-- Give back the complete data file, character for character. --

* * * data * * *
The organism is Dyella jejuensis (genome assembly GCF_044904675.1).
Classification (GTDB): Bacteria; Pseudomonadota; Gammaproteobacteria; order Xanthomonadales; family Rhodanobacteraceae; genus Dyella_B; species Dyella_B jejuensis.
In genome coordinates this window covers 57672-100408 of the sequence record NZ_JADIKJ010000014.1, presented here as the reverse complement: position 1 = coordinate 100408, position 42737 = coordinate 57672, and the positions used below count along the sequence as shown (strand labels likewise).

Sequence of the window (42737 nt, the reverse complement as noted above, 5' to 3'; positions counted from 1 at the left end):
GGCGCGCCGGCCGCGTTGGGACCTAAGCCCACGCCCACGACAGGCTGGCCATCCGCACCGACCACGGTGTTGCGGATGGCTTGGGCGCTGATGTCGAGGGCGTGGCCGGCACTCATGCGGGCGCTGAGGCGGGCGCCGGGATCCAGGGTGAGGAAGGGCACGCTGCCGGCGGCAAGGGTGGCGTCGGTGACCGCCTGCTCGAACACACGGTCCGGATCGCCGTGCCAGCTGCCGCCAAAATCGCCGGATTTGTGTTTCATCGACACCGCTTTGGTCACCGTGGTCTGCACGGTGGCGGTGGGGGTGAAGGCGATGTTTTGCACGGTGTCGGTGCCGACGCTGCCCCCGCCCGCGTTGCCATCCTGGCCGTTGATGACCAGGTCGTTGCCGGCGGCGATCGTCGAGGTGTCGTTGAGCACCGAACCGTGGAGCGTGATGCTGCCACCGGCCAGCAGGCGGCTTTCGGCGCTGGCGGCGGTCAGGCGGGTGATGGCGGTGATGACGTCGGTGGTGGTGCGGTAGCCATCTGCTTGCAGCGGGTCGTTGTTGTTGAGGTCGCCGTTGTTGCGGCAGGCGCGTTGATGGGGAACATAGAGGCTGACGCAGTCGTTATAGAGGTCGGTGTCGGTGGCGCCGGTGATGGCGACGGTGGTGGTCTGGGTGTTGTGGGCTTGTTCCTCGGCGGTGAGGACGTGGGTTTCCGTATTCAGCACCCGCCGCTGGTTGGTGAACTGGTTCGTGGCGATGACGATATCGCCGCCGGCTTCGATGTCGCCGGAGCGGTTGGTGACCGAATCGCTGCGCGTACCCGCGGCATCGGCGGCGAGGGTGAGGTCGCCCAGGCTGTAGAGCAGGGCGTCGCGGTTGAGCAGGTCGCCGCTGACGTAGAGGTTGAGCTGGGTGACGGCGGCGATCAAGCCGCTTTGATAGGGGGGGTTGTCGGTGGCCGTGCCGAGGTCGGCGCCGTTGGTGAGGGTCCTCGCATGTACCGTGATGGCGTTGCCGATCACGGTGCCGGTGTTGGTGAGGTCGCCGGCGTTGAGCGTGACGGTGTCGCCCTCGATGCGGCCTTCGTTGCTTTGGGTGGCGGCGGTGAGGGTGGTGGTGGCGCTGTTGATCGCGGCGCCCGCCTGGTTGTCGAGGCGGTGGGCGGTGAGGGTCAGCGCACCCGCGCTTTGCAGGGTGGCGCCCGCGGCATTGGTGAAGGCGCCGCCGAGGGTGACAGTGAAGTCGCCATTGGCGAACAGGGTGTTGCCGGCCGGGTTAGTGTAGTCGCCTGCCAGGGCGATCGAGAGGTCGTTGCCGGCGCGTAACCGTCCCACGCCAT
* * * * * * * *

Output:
The organism is Dyella jejuensis (genome assembly GCF_044904675.1).
Classification (GTDB): Bacteria; Pseudomonadota; Gammaproteobacteria; order Xanthomonadales; family Rhodanobacteraceae; genus Dyella_B; species Dyella_B jejuensis.
In genome coordinates this window covers 57672-100408 of the sequence record NZ_JADIKJ010000014.1, presented here as the reverse complement: position 1 = coordinate 100408, position 42737 = coordinate 57672, and the positions used below count along the sequence as shown (strand labels likewise).

Sequence of the window (42737 nt, the reverse complement as noted above, 5' to 3'; positions counted from 1 at the left end):
GGCGCGCCGGCCGCGTTGGGACCTAAGCCCACGCCCACGACAGGCTGGCCATCCGCACCGACCACGGTGTTGCGGATGGCTTGGGCGCTGATGTCGAGGGCGTGGCCGGCACTCATGCGGGCGCTGAGGCGGGCGCCGGGATCCAGGGTGAGGAAGGGCACGCTGCCGGCGGCAAGGGTGGCGTCGGTGACCGCCTGCTCGAACACACGGTCCGGATCGCCGTGCCAGCTGCCGCCAAAATCGCCGGATTTGTGTTTCATCGACACCGCTTTGGTCACCGTGGTCTGCACGGTGGCGGTGGGGGTGAAGGCGATGTTTTGCACGGTGTCGGTGCCGACGCTGCCCCCGCCCGCGTTGCCATCCTGGCCGTTGATGACCAGGTCGTTGCCGGCGGCGATCGTCGAGGTGTCGTTGAGCACCGAACCGTGGAGCGTGATGCTGCCACCGGCCAGCAGGCGGCTTTCGGCGCTGGCGGCGGTCAGGCGGGTGATGGCGGTGATGACGTCGGTGGTGGTGCGGTAGCCATCTGCTTGCAGCGGGTCGTTGTTGTTGAGGTCGCCGTTGTTGCGGCAGGCGCGTTGATGGGGAACATAGAGGCTGACGCAGTCGTTATAGAGGTCGGTGTCGGTGGCGCCGGTGATGGCGACGGTGGTGGTCTGGGTGTTGTGGGCTTGTTCCTCGGCGGTGAGGACGTGGGTTTCCGTATTCAGCACCCGCCGCTGGTTGGTGAACTGGTTCGTGGCGATGACGATATCGCCGCCGGCTTCGATGTCGCCGGAGCGGTTGGTGACCGAATCGCTGCGCGTACCCGCGGCATCGGCGGCGAGGGTGAGGTCGCCCAGGCTGTAGAGCAGGGCGTCGCGGTTGAGCAGGTCGCCGCTGACGTAGAGGTTGAGCTGGGTGACGGCGGCGATCAAGCCGCTTTGATAGGGGGGGTTGTCGGTGGCCGTGCCGAGGTCGGCGCCGTTGGTGAGGGTCCTCGCATGTACCGTGATGGCGTTGCCGATCACGGTGCCGGTGTTGGTGAGGTCGCCGGCGTTGAGCGTGACGGTGTCGCCCTCGATGCGGCCTTCGTTGCTTTGGGTGGCGGCGGTGAGGGTGGTGGTGGCGCTGTTGATCGCGGCGCCCGCCTGGTTGTCGAGGCGGTGGGCGGTGAGGGTCAGCGCACCCGCGCTTTGCAGGGTGGCGCCCGCGGCATTGGTGAAGGCGCCGCCGAGGGTGACAGTGAAGTCGCCATTGGCGAACAGGGTGTTGCCGGCCGGGTTAGTGTAGTCGCCTGCCAGGGCGATCGAGAGGTCGTTGCCGGCGCGTAACCGTCCCACGCCAT